This is the sort of thing we would normally ignore, but it has a couple of entertaining moments. It’s from the creation scientists at Answers in Genesis (AIG) — the creationist ministry of Ken Ham (ol’ Hambo), the Australian entrepreneur who has become the ayatollah of Appalachia.
The title is Souped-Up Sniffers, sub-titled “Design in Nature” — in case you didn’t know what was coming. It was written by Dr. David Menton. At the end of his post it says he “holds his PhD in cell biology from Brown University and is a well-respected author and teacher. He is professor emeritus at the Washington University School of Medicine in St. Louis.” Here are some excerpts, with bold font added by us for emphasis:
Dogs are always sniffing around, but it’s not because they’re always hungry. Unlike us, they interpret the world primarily through smell. The reason dogs are always sniffing is that they depend on a very keen sense of smell. In fact, the sense of smell is more important to a dog in interpreting its world than its sense of seeing or hearing.
That’s common knowledge. What of it? Be patient, you’re about to find out. Menton says:
The dog’s sense of smell is said to be 1,000 to 10,000 times better than our own, depending on the breed. If our sense of vision were as good as a dog’s sense of smell, what we now see a third of a mile away, we could see over 3,000 miles away!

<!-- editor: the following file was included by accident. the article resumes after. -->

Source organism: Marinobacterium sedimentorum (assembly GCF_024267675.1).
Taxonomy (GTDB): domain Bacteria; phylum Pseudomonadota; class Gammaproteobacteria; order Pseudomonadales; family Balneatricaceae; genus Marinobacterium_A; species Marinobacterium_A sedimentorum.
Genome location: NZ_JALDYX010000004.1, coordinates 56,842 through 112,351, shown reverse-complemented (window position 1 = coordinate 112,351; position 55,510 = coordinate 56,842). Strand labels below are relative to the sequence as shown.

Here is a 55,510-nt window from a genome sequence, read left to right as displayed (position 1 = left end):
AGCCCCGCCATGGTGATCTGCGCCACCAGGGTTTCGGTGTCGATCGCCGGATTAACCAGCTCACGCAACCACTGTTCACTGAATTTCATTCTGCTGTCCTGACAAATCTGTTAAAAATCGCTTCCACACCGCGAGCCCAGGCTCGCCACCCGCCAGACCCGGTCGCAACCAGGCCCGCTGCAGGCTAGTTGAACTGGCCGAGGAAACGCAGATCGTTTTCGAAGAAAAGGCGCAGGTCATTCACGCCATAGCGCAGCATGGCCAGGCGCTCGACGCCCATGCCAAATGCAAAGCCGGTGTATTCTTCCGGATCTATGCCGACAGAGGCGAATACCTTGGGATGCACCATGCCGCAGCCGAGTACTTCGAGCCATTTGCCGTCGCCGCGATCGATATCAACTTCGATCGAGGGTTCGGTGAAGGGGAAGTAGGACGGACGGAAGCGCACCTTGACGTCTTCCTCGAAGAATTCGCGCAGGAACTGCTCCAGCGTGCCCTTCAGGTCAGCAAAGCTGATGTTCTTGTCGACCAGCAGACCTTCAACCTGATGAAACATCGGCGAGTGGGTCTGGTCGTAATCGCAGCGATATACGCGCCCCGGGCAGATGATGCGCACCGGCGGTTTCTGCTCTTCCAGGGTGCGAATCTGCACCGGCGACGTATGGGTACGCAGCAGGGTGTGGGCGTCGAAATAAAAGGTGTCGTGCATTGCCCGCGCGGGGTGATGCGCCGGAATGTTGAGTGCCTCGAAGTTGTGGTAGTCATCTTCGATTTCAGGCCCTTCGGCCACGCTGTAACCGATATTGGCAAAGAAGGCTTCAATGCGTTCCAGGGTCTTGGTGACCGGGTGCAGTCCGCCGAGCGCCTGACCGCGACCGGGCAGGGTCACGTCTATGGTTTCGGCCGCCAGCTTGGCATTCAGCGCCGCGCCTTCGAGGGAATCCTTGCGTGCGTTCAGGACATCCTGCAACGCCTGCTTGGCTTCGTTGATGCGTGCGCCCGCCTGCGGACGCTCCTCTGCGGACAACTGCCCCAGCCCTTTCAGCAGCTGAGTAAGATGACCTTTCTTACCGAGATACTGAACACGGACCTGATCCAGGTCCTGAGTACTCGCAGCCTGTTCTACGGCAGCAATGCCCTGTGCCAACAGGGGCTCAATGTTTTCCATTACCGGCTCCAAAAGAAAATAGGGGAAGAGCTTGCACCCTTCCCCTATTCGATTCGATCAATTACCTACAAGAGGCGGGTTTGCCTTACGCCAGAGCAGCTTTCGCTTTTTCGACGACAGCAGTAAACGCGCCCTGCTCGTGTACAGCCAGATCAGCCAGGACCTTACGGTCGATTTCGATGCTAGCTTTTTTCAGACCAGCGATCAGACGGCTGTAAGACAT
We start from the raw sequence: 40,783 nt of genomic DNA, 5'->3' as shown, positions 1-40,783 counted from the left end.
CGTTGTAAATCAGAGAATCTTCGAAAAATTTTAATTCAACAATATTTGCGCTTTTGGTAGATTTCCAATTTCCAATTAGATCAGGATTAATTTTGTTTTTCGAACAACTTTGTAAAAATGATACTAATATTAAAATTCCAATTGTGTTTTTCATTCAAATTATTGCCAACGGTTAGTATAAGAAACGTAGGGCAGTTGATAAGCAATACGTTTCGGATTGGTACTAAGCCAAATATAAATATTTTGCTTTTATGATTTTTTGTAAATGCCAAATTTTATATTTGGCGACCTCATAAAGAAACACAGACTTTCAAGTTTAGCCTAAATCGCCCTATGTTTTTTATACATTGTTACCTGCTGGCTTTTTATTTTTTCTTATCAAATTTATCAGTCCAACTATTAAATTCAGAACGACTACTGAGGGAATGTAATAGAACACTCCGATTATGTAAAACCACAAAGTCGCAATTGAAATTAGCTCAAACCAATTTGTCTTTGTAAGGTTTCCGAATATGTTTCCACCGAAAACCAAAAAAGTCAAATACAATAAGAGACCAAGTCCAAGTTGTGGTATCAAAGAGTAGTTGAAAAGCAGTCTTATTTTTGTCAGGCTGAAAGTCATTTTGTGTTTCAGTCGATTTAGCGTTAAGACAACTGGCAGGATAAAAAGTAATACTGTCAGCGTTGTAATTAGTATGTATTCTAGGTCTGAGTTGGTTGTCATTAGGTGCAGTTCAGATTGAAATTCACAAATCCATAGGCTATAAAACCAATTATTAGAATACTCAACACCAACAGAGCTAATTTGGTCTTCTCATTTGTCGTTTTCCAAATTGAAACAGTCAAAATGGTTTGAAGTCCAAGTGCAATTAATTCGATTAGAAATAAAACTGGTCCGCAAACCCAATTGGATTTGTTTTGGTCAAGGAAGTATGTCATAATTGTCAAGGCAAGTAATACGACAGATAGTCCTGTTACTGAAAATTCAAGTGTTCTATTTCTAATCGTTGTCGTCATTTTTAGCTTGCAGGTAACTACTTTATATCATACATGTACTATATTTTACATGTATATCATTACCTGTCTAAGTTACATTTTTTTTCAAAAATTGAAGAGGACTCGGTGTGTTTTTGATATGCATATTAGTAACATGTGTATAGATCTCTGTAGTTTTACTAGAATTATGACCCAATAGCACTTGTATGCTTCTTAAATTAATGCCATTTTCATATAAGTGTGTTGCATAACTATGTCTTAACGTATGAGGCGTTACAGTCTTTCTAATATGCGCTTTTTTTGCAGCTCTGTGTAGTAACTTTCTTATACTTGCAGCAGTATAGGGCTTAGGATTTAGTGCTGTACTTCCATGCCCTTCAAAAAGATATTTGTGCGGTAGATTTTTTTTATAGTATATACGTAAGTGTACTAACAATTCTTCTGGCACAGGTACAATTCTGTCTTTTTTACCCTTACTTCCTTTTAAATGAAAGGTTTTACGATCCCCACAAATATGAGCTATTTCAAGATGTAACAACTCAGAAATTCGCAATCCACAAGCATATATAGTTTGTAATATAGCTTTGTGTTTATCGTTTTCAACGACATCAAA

BWAHAHAHAHAHA! Yes, maybe we could see over 3,000 miles away — but only if the Earth were flat. Because it’s a sphere, however, a fact which is troublesome for biblical literalists — see The Earth Is Flat! — a person who is six feet tall and standing on level ground can only see about 3 miles to the horizon. But we’ll give Menton credit for being true to the literal words of the bible.
After that, Menton devotes several paragraphs discussing how the sense of smell works, and then there’s a contribution by another AIG creation scientist who mentions other animals that have a superior sense of smell to ours. They never tells us why we were created to be so deficient in this regard.
The only other entertaining bit is this from Menton:
Scripture tells us that He who created the eye can see, and He who created the ear can hear [scripture reference]. And so the Creator of the nose can smell — but what does He smell? Praise God that the stench of our sins is replaced with the sweet aroma of Christ! “For we are to God the fragrance of Christ among those who are being saved” [scripture reference].
That’s it, dear reader. Now you know all you need to know about your sense of smell. And you also know how you smell to God.
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